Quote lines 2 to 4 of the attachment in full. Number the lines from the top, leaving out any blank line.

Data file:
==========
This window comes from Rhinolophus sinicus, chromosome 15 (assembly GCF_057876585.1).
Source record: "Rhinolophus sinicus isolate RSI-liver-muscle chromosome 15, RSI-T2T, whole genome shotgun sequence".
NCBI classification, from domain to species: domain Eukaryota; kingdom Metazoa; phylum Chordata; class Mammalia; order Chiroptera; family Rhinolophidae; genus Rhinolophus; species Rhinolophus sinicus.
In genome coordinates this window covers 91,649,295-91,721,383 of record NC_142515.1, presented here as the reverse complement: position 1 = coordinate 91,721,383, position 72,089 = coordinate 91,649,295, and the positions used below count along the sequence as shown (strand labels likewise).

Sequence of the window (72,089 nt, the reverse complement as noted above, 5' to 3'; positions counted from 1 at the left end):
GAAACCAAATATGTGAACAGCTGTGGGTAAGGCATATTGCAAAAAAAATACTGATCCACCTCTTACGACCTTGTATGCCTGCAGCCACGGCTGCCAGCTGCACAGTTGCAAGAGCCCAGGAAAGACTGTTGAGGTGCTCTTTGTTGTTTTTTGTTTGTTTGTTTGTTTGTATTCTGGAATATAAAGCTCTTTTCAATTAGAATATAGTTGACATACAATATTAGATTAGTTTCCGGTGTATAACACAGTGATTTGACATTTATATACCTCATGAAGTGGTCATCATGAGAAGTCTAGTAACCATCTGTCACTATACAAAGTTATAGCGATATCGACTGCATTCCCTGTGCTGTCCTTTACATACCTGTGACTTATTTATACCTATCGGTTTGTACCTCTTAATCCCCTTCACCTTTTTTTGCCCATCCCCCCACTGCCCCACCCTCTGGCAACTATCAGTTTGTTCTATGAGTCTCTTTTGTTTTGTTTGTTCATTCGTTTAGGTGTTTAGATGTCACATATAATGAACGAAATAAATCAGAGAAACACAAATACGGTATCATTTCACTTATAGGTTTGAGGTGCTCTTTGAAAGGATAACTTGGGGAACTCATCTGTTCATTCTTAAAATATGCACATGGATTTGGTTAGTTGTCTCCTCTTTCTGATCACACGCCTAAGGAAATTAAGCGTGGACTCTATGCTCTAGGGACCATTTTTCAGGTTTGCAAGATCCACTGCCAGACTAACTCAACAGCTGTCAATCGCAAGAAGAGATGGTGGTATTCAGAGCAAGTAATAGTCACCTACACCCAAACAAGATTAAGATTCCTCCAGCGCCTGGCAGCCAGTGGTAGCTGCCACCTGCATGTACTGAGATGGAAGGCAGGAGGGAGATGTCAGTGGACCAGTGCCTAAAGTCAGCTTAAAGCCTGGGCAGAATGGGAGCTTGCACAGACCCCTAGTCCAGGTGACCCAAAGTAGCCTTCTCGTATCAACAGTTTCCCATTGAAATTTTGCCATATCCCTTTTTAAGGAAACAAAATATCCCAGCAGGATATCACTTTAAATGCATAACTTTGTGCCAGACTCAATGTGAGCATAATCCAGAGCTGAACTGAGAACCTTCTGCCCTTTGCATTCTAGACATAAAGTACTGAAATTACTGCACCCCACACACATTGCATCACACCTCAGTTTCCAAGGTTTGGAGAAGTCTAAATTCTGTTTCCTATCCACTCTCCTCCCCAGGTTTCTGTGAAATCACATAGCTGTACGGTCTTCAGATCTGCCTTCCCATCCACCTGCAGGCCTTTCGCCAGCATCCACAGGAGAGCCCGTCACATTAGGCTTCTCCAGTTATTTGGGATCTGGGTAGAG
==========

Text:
Source record: "Rhinolophus sinicus isolate RSI-liver-muscle chromosome 15, RSI-T2T, whole genome shotgun sequence".
NCBI classification, from domain to species: domain Eukaryota; kingdom Metazoa; phylum Chordata; class Mammalia; order Chiroptera; family Rhinolophidae; genus Rhinolophus; species Rhinolophus sinicus.
In genome coordinates this window covers 91,649,295-91,721,383 of record NC_142515.1, presented here as the reverse complement: position 1 = coordinate 91,721,383, position 72,089 = coordinate 91,649,295, and the positions used below count along the sequence as shown (strand labels likewise).